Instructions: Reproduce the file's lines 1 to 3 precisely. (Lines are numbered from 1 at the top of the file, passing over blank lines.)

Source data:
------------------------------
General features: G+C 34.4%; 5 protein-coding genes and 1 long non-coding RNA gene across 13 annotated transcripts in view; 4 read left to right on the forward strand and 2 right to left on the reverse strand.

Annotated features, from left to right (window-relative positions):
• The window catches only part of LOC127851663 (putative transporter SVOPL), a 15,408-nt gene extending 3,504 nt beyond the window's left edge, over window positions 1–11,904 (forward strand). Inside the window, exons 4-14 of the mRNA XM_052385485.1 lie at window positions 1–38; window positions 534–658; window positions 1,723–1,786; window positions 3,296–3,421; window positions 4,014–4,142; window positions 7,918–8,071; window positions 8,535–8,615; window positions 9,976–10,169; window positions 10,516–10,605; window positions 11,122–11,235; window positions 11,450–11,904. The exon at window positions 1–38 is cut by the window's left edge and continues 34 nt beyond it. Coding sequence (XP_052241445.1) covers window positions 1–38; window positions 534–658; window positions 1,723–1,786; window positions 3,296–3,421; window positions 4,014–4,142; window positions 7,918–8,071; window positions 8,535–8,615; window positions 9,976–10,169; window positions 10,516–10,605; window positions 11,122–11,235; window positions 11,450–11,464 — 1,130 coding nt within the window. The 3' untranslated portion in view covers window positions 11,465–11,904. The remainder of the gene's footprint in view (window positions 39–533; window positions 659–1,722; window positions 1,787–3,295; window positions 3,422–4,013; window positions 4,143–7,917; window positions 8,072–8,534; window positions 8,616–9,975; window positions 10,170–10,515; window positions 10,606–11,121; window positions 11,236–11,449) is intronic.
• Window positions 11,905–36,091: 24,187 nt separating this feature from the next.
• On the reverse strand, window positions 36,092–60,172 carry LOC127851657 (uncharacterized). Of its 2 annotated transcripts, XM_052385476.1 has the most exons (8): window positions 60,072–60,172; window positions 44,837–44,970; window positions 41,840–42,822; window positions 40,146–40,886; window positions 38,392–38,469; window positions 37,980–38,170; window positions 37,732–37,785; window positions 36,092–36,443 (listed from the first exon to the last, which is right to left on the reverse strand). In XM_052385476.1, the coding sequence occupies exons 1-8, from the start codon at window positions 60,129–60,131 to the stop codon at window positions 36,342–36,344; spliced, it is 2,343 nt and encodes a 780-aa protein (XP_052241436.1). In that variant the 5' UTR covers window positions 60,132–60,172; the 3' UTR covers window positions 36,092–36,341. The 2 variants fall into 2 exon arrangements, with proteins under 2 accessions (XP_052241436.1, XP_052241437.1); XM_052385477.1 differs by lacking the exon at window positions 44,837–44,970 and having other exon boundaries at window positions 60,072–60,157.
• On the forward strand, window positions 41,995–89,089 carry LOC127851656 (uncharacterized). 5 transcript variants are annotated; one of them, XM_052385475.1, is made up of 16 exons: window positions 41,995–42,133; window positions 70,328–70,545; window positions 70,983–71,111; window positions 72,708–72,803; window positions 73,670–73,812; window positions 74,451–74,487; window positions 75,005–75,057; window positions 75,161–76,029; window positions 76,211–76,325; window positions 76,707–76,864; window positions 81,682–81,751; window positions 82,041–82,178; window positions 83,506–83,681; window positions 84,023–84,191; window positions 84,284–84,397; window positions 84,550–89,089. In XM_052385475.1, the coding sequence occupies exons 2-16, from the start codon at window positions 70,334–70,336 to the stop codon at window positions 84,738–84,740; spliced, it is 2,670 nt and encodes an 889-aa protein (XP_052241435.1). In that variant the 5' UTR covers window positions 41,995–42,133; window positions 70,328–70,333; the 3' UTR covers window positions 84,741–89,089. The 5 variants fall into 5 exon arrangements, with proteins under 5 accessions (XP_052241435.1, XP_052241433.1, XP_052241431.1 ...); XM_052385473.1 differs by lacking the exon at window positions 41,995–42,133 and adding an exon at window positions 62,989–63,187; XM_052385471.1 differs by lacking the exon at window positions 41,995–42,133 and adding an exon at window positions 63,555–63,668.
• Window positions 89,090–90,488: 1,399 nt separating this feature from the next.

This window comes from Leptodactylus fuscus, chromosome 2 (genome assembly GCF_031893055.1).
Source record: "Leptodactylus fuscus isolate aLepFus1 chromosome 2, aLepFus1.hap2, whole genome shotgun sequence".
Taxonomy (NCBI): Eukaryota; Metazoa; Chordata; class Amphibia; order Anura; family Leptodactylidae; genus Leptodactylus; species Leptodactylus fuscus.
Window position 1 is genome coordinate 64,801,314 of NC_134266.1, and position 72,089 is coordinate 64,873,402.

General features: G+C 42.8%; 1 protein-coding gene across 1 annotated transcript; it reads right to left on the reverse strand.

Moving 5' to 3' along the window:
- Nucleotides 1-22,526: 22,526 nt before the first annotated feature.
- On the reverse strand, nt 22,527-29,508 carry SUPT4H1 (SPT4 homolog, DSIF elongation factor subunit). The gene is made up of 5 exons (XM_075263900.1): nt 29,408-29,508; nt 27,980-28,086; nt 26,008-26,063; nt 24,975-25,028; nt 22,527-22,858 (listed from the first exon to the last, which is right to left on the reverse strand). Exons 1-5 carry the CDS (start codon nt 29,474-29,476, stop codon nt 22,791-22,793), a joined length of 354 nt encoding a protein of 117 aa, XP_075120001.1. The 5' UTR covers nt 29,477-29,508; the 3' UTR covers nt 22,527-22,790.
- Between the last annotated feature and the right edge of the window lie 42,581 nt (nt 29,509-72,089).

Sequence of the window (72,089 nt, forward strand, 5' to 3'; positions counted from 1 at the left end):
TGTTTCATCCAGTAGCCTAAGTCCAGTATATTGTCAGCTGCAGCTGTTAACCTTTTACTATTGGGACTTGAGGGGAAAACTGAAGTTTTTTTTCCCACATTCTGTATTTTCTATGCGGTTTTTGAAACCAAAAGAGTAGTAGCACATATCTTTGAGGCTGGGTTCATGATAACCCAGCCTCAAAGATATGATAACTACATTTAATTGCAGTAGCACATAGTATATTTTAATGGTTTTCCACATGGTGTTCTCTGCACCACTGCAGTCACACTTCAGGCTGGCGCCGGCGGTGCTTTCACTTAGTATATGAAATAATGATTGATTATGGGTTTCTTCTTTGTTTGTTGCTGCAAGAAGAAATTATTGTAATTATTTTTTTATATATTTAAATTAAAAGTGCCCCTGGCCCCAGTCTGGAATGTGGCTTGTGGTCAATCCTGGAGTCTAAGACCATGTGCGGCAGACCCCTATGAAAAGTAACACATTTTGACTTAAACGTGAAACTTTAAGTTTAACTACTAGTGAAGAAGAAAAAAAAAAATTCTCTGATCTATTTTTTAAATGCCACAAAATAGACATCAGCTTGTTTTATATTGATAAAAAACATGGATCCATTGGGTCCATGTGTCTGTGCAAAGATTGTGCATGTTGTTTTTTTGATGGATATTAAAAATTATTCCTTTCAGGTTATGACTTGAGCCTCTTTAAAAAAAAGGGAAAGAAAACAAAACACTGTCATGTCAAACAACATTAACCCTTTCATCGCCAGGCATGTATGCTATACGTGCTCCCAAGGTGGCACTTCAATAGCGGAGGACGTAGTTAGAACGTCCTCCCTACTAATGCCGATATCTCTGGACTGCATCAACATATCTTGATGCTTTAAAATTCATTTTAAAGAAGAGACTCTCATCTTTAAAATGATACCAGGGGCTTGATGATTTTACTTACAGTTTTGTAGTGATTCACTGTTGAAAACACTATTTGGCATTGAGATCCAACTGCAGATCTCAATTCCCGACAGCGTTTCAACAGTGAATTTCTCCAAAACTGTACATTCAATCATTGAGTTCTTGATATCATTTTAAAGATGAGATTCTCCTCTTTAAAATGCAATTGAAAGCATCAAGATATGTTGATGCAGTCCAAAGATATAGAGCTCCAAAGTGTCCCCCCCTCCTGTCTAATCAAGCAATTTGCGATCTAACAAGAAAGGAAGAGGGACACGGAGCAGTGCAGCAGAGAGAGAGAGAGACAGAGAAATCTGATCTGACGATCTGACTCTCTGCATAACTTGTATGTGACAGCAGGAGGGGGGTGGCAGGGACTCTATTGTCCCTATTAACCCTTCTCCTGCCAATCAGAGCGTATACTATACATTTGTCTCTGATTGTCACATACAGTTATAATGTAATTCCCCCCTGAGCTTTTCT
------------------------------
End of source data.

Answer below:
General features: G+C 34.4%; 5 protein-coding genes and 1 long non-coding RNA gene across 13 annotated transcripts in view; 4 read left to right on the forward strand and 2 right to left on the reverse strand.

Annotated features, from left to right (window-relative positions):
• The window catches only part of LOC127851663 (putative transporter SVOPL), a 15,408-nt gene extending 3,504 nt beyond the window's left edge, over window positions 1–11,904 (forward strand). Inside the window, exons 4-14 of the mRNA XM_052385485.1 lie at window positions 1–38; window positions 534–658; window positions 1,723–1,786; window positions 3,296–3,421; window positions 4,014–4,142; window positions 7,918–8,071; window positions 8,535–8,615; window positions 9,976–10,169; window positions 10,516–10,605; window positions 11,122–11,235; window positions 11,450–11,904. The exon at window positions 1–38 is cut by the window's left edge and continues 34 nt beyond it. Coding sequence (XP_052241445.1) covers window positions 1–38; window positions 534–658; window positions 1,723–1,786; window positions 3,296–3,421; window positions 4,014–4,142; window positions 7,918–8,071; window positions 8,535–8,615; window positions 9,976–10,169; window positions 10,516–10,605; window positions 11,122–11,235; window positions 11,450–11,464 — 1,130 coding nt within the window. The 3' untranslated portion in view covers window positions 11,465–11,904. The remainder of the gene's footprint in view (window positions 39–533; window positions 659–1,722; window positions 1,787–3,295; window positions 3,422–4,013; window positions 4,143–7,917; window positions 8,072–8,534; window positions 8,616–9,975; window positions 10,170–10,515; window positions 10,606–11,121; window positions 11,236–11,449) is intronic.